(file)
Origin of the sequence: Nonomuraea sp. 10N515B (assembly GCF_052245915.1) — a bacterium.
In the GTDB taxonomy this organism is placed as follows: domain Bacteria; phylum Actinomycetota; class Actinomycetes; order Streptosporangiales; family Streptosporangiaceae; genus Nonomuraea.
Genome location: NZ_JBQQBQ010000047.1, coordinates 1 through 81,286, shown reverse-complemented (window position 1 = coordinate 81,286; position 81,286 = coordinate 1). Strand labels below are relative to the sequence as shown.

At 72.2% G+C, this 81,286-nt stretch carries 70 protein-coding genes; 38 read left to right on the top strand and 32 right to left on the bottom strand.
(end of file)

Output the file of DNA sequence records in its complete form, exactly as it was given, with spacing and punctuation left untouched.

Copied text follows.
Origin of the sequence: Nonomuraea sp. 10N515B (assembly GCF_052245915.1) — a bacterium.
In the GTDB taxonomy this organism is placed as follows: domain Bacteria; phylum Actinomycetota; class Actinomycetes; order Streptosporangiales; family Streptosporangiaceae; genus Nonomuraea.
Genome location: NZ_JBQQBQ010000047.1, coordinates 1 through 81,286, shown reverse-complemented (window position 1 = coordinate 81,286; position 81,286 = coordinate 1). Strand labels below are relative to the sequence as shown.

At 72.2% G+C, this 81,286-nt stretch carries 70 protein-coding genes; 38 read left to right on the top strand and 32 right to left on the bottom strand.